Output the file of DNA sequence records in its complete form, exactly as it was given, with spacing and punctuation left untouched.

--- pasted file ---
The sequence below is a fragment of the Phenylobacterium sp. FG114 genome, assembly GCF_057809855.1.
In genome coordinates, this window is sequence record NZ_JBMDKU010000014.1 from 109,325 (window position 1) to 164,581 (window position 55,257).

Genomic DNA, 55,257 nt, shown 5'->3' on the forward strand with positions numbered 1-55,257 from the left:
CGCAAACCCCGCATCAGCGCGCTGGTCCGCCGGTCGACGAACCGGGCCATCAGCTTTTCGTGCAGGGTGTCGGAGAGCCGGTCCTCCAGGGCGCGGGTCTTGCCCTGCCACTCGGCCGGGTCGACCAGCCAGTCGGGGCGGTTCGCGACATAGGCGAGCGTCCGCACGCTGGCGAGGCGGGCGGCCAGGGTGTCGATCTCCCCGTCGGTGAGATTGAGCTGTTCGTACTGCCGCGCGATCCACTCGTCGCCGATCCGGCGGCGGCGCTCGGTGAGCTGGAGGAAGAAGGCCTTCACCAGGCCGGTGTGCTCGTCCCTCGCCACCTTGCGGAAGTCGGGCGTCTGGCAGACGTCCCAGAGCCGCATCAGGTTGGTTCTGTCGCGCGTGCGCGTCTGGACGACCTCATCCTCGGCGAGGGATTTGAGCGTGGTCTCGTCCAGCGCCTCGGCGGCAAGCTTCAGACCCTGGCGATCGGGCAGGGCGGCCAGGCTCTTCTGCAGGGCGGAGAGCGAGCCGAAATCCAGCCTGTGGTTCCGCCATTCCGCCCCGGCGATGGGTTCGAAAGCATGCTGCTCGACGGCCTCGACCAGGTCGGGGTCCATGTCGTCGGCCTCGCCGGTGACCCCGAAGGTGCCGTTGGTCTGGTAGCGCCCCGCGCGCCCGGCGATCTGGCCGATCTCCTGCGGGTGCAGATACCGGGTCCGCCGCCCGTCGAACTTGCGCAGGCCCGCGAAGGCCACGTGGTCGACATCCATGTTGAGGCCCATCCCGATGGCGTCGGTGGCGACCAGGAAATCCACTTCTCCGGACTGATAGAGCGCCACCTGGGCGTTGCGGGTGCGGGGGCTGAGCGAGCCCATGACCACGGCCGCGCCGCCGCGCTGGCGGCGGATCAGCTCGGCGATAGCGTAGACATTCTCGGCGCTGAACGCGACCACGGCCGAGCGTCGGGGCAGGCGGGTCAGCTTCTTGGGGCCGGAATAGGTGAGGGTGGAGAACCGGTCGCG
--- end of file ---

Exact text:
The sequence below is a fragment of the Phenylobacterium sp. FG114 genome, assembly GCF_057809855.1.
In genome coordinates, this window is sequence record NZ_JBMDKU010000014.1 from 109,325 (window position 1) to 164,581 (window position 55,257).

Genomic DNA, 55,257 nt, shown 5'->3' on the forward strand with positions numbered 1-55,257 from the left:
CGCAAACCCCGCATCAGCGCGCTGGTCCGCCGGTCGACGAACCGGGCCATCAGCTTTTCGTGCAGGGTGTCGGAGAGCCGGTCCTCCAGGGCGCGGGTCTTGCCCTGCCACTCGGCCGGGTCGACCAGCCAGTCGGGGCGGTTCGCGACATAGGCGAGCGTCCGCACGCTGGCGAGGCGGGCGGCCAGGGTGTCGATCTCCCCGTCGGTGAGATTGAGCTGTTCGTACTGCCGCGCGATCCACTCGTCGCCGATCCGGCGGCGGCGCTCGGTGAGCTGGAGGAAGAAGGCCTTCACCAGGCCGGTGTGCTCGTCCCTCGCCACCTTGCGGAAGTCGGGCGTCTGGCAGACGTCCCAGAGCCGCATCAGGTTGGTTCTGTCGCGCGTGCGCGTCTGGACGACCTCATCCTCGGCGAGGGATTTGAGCGTGGTCTCGTCCAGCGCCTCGGCGGCAAGCTTCAGACCCTGGCGATCGGGCAGGGCGGCCAGGCTCTTCTGCAGGGCGGAGAGCGAGCCGAAATCCAGCCTGTGGTTCCGCCATTCCGCCCCGGCGATGGGTTCGAAAGCATGCTGCTCGACGGCCTCGACCAGGTCGGGGTCCATGTCGTCGGCCTCGCCGGTGACCCCGAAGGTGCCGTTGGTCTGGTAGCGCCCCGCGCGCCCGGCGATCTGGCCGATCTCCTGCGGGTGCAGATACCGGGTCCGCCGCCCGTCGAACTTGCGCAGGCCCGCGAAGGCCACGTGGTCGACATCCATGTTGAGGCCCATCCCGATGGCGTCGGTGGCGACCAGGAAATCCACTTCTCCGGACTGATAGAGCGCCACCTGGGCGTTGCGGGTGCGGGGGCTGAGCGAGCCCATGACCACGGCCGCGCCGCCGCGCTGGCGGCGGATCAGCTCGGCGATAGCGTAGACATTCTCGGCGCTGAACGCGACCACGGCCGAGCGTCGGGGCAGGCGGGTCAGCTTCTTGGGGCCGGAATAGGTGAGGGTGGAGAACCGGTCGCG